May 22, 2007


Joyce Theater, NYC

May 22 – June 10, 2007

Reviewed by Susan Yung

MOMIX doesn’t offer particularly inventive choreography, but it does captivate with physics experiments come to life using the body and clever props. The 14-member troupe, under the direction of founder Moses Pendleton, performed an anthology of the company’s work in MOMIX reMIX. From an eye-popping giant day-glo puppet striding around the stage (a commission by automaker Fiat), to a peppy number using big exercise balls, this polished troupe pushes familiar limits to sometimes astonishing lengths.

    The muscular performers look as much like gymnasts as dancers, with perfectly pointed feet and a positive-vibe attitude. Music choices (along with serious choreography) took a back seat to each segment’s visual hook. Most of the 13 sections were short—generally too brief to wear out each concept (although Orbit, in which Yasmine Lee spun a giant hula hoop while executing a modest dance routine, was far too long; likewise with The Wind Up, which featured Cynthia Quinn palming a bowling ball-sized orb while spinning endlessly).

    Certain props showed MOMIX at its best. Dream Catcher featured a tubular metal sculpture of interlocking teardrops, designed by Alan Boeding. Danielle Arico and Steven Marshall each balanced one end of the large oblong apparatus as though they were on a see-saw. The curves in the structure allowed just enough space to clear the performers’ supine bodies as it rolled across the stage. Boeding (with Marty Ponte) designed the set for Sputnik in which a spinning hub held three pole/spokes from which dancers suspended like inflated wind socks.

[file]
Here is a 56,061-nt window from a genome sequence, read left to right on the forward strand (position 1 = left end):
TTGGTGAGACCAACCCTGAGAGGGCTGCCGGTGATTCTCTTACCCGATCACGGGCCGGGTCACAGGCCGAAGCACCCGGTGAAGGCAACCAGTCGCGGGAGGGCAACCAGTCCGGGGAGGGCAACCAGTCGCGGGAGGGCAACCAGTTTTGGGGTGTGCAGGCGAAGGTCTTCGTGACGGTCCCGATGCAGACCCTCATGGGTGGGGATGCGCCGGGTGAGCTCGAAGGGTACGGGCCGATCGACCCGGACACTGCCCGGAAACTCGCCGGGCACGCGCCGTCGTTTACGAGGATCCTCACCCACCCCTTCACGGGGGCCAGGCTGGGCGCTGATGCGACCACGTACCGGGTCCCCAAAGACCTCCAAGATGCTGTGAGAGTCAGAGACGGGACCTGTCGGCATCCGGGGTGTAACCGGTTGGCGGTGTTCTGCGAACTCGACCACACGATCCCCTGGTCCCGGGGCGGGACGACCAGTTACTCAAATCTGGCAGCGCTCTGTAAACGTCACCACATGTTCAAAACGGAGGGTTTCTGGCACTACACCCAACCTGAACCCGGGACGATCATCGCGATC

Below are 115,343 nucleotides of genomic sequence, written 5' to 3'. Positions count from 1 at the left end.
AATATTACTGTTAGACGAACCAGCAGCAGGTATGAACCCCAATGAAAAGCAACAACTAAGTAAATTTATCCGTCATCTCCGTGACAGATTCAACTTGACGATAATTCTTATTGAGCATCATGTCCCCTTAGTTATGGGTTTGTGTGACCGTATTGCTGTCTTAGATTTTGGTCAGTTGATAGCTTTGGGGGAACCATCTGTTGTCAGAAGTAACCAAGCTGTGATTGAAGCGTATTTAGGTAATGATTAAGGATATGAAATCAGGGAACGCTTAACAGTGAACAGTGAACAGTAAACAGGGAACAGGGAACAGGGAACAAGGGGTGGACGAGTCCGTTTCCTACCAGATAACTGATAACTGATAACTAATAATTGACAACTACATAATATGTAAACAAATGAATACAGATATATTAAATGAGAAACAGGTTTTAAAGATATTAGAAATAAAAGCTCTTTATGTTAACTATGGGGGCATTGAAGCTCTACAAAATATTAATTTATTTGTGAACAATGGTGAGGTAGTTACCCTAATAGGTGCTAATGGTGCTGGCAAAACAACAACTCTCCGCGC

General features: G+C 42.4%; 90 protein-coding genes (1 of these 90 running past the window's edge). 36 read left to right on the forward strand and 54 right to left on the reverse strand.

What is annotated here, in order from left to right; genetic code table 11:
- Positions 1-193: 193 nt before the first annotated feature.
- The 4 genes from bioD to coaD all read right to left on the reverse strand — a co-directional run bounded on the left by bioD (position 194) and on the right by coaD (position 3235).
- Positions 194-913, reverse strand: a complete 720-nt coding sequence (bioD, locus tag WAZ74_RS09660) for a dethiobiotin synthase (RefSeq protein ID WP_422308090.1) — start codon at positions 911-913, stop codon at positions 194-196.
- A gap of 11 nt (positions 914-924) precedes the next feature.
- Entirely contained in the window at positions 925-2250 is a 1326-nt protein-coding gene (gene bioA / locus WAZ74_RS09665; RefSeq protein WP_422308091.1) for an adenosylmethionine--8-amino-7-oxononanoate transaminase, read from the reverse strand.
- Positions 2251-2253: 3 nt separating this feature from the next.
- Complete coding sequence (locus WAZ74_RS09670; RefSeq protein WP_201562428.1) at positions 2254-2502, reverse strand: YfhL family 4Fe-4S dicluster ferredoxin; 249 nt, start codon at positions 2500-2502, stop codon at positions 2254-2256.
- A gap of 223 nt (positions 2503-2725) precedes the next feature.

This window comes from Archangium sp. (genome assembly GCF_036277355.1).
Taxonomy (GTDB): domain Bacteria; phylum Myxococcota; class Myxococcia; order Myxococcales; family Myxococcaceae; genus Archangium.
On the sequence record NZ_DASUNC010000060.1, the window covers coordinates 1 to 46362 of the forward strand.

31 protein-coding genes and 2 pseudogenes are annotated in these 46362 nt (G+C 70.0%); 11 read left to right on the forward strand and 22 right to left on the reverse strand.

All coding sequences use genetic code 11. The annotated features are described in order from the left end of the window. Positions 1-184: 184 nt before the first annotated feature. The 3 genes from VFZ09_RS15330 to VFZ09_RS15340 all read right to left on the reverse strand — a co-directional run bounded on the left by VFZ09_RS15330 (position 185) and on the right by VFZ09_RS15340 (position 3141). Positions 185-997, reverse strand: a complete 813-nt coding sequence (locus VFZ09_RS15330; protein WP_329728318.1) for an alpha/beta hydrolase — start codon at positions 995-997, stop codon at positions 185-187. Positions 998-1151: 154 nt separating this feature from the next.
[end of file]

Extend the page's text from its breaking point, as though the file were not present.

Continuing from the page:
Samuel Beckman, Jonathan Eden, and Marshall, equipped with long poles, explored the multiple possibilities of refuting gravity in the manner of a pole vaulter in Pole Dance. Todd Burnsed and Nicole Loizides, clad in shiny silver space suits, explored the full grounding and leveraging potential of skis, like we all do while waiting for the chairlift, but taken to extremes. Quinn performed in White Widow (which was seen in Robert Altman’s film, The Company), in which she dangled from a rope swing, twisting and untwisting in various positions.

    Other works took full advantage of tricks of the theater. An ogre seemed to jump on its head, which actually held the puppeteer’s feet. In Arachnophobia, day-glo stocking legs became spiders, with one eventually consuming the other. The finale felt unfortunately familiar, with its use of split screen projections showing alien creatures formed of floating fingers, arms, and legs.